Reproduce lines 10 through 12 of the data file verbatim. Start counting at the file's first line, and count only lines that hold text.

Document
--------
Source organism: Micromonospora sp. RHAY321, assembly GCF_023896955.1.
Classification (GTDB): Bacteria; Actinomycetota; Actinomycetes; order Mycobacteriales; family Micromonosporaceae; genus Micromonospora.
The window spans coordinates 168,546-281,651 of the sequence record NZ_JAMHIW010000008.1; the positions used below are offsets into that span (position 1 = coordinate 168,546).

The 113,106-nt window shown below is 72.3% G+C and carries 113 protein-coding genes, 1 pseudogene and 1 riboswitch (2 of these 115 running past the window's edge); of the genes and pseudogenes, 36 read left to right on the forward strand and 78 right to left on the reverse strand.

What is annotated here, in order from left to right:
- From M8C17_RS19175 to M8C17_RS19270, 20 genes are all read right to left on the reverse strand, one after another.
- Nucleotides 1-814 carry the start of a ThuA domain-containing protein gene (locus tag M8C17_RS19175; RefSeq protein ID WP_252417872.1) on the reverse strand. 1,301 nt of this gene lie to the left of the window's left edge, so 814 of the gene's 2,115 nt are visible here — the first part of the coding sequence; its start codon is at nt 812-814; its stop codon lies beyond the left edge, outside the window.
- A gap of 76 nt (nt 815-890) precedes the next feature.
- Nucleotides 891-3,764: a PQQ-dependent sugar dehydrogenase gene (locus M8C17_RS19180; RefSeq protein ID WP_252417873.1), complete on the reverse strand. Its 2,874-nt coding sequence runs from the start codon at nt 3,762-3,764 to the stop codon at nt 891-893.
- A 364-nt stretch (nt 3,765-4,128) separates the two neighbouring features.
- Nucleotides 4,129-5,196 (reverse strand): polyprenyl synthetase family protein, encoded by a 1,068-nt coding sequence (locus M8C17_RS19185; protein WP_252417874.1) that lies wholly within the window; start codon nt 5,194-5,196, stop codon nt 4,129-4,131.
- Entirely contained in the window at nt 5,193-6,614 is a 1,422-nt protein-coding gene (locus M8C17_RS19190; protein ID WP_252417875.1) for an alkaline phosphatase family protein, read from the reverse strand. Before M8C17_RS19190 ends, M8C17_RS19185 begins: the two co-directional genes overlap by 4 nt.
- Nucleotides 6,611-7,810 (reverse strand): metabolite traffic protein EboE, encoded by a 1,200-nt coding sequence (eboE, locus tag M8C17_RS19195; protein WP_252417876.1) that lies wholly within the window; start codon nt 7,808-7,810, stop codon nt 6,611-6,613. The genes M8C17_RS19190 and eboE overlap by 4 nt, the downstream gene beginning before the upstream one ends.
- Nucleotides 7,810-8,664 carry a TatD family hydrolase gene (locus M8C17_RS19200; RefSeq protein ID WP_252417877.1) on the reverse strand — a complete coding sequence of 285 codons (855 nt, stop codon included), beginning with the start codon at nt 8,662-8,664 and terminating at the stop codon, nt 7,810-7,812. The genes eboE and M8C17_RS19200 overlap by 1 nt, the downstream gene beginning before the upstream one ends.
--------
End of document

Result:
- A 364-nt stretch (nt 3,765-4,128) separates the two neighbouring features.
- Nucleotides 4,129-5,196 (reverse strand): polyprenyl synthetase family protein, encoded by a 1,068-nt coding sequence (locus M8C17_RS19185; protein WP_252417874.1) that lies wholly within the window; start codon nt 5,194-5,196, stop codon nt 4,129-4,131.
- Entirely contained in the window at nt 5,193-6,614 is a 1,422-nt protein-coding gene (locus M8C17_RS19190; protein ID WP_252417875.1) for an alkaline phosphatase family protein, read from the reverse strand. Before M8C17_RS19190 ends, M8C17_RS19185 begins: the two co-directional genes overlap by 4 nt.